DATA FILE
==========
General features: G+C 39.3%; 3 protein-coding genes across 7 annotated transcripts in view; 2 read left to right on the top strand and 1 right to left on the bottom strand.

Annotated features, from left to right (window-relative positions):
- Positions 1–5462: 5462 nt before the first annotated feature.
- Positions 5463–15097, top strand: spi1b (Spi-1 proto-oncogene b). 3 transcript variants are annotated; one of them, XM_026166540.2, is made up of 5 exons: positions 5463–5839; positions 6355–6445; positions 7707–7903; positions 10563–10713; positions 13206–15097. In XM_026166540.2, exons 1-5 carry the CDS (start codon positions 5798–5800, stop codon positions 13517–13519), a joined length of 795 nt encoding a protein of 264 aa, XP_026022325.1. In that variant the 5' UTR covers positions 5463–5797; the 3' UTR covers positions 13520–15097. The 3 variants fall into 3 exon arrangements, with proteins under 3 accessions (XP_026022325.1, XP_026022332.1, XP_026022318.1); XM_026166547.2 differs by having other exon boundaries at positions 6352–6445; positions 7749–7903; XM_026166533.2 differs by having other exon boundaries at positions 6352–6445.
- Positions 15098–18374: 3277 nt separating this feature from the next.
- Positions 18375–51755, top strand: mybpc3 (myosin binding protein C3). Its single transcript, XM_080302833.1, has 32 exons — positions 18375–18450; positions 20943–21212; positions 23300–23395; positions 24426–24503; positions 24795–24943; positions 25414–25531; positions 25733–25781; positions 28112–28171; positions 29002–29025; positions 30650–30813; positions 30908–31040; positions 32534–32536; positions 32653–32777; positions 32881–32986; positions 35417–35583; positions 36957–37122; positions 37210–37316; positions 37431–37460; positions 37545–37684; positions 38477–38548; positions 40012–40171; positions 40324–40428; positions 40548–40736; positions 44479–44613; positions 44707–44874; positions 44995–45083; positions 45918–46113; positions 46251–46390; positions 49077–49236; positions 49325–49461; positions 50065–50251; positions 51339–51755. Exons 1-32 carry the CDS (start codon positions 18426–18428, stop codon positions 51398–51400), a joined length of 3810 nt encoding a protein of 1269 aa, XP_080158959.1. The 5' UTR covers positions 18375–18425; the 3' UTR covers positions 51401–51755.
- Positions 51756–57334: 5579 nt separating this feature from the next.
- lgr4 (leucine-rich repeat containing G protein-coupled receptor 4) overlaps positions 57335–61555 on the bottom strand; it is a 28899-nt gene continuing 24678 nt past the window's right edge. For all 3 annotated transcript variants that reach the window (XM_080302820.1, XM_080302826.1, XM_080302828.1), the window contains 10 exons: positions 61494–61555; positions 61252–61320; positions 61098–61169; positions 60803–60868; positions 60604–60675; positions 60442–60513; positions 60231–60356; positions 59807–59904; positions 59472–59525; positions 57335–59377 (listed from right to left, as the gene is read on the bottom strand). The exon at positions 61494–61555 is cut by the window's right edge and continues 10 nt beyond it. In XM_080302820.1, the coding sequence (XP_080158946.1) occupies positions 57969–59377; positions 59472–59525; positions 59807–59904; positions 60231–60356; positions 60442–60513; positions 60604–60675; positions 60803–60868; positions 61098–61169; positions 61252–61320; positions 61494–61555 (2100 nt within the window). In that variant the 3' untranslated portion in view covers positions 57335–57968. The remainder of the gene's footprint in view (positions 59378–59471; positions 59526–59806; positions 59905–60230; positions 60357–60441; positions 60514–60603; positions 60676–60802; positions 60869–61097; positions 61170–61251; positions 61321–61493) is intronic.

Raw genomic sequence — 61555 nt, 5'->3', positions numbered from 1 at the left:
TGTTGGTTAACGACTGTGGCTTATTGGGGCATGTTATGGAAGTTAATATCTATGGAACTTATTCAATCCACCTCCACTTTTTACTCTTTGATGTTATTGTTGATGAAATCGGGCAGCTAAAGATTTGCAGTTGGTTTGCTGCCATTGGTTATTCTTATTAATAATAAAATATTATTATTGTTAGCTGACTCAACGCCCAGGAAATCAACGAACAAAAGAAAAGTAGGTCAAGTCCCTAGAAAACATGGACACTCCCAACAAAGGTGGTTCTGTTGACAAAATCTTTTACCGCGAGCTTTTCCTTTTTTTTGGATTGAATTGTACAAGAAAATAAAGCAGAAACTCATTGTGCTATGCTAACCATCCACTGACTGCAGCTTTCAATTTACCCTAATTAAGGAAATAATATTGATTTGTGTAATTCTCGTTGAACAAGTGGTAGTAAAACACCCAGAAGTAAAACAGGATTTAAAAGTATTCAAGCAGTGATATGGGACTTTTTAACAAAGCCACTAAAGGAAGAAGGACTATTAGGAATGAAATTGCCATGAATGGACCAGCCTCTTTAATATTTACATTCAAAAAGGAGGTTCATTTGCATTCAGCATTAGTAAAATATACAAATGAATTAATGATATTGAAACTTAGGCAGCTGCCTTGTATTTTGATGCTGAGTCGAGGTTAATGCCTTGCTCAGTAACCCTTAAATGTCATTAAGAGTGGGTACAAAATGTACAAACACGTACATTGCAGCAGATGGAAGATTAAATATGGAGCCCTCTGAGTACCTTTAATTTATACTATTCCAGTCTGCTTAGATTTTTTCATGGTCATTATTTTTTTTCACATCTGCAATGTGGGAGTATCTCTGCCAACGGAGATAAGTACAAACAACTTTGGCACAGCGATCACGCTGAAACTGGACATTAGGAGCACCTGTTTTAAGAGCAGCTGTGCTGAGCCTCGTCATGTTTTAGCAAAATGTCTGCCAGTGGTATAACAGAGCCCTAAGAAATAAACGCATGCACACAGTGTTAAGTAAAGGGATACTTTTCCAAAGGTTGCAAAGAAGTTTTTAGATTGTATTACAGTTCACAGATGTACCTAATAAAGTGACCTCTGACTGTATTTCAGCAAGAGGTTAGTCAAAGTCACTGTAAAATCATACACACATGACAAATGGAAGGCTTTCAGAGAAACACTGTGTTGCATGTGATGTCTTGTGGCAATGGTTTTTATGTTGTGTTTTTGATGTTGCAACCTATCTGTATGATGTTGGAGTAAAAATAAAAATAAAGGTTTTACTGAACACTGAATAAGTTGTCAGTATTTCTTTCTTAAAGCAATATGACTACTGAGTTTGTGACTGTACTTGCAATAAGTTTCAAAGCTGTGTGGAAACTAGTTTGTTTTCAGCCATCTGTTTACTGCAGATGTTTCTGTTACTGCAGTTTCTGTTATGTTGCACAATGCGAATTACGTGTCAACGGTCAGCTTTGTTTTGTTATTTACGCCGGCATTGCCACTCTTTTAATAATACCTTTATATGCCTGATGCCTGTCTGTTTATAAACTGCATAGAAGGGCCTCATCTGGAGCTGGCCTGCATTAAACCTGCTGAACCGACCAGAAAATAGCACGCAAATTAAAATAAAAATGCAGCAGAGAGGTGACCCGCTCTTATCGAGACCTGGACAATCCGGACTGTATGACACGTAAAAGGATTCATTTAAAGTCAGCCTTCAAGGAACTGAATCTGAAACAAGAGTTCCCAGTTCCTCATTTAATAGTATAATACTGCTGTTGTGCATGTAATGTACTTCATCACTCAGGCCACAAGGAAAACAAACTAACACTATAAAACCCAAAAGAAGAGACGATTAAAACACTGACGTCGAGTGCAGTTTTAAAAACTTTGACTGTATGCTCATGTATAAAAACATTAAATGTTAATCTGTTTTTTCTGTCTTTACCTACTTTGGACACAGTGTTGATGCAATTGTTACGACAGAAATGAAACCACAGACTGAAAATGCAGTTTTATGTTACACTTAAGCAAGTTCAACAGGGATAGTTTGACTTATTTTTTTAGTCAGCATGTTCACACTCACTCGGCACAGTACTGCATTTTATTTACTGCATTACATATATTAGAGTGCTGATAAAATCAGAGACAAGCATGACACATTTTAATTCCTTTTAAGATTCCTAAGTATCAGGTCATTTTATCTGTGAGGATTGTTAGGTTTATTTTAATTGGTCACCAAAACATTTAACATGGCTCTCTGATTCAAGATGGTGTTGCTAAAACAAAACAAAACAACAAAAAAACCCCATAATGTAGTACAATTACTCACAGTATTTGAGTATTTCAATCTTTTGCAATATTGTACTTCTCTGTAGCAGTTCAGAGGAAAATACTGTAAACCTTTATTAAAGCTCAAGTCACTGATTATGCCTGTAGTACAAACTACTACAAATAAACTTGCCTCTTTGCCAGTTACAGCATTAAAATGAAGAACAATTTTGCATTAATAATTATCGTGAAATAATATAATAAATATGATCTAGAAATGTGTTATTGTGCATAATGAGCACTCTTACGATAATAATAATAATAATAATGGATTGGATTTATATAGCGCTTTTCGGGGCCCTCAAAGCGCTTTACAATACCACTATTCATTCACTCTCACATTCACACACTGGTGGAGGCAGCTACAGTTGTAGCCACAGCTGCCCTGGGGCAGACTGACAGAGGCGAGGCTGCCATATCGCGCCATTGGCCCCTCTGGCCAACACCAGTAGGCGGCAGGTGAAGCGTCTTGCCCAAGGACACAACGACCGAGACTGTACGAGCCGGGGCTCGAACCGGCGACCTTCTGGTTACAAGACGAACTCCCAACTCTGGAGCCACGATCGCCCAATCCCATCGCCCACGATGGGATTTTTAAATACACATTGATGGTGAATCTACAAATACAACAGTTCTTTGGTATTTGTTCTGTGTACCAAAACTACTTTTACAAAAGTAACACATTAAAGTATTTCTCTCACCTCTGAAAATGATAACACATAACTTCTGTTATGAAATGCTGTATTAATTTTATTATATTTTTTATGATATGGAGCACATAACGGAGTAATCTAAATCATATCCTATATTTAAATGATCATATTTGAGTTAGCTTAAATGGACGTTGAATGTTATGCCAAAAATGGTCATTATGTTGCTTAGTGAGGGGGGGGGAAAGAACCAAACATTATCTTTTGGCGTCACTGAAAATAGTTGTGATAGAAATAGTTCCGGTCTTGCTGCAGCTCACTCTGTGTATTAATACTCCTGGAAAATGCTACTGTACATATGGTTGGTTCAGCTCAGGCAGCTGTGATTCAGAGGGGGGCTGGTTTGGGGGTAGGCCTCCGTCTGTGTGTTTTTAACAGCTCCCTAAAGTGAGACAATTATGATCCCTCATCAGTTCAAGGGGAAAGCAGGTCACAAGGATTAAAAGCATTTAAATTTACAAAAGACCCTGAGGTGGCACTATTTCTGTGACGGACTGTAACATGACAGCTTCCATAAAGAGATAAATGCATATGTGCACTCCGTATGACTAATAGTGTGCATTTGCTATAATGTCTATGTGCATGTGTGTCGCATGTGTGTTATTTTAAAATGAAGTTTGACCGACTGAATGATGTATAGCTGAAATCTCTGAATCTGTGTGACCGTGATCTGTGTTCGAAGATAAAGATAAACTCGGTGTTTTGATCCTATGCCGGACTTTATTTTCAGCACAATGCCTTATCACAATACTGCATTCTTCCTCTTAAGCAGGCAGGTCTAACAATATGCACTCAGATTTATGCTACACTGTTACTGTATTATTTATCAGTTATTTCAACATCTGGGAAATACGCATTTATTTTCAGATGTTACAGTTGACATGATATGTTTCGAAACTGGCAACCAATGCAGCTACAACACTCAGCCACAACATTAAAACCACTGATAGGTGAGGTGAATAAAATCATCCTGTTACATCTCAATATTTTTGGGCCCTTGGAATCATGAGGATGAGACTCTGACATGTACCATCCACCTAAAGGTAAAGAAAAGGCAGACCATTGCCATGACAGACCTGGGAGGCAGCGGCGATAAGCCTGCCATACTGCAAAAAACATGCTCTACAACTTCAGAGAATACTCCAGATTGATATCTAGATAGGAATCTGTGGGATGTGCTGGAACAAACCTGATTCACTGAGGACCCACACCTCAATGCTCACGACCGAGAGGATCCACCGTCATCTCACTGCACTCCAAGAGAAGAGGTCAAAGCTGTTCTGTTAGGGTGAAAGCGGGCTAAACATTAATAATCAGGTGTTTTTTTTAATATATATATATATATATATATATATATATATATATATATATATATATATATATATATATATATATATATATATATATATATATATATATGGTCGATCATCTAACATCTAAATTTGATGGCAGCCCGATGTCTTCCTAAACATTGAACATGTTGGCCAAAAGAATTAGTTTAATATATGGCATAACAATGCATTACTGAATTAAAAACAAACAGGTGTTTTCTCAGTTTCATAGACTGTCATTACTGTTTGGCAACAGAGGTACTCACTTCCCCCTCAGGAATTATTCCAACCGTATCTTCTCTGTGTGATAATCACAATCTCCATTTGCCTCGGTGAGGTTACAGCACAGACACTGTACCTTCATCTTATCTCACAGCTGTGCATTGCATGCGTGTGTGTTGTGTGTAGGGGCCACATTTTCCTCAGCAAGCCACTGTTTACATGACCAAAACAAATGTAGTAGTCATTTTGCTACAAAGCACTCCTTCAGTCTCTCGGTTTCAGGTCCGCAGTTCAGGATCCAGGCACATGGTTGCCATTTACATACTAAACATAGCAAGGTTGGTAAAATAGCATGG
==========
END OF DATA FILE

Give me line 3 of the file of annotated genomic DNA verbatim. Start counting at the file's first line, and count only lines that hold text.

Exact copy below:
- Positions 1–5462: 5462 nt before the first annotated feature.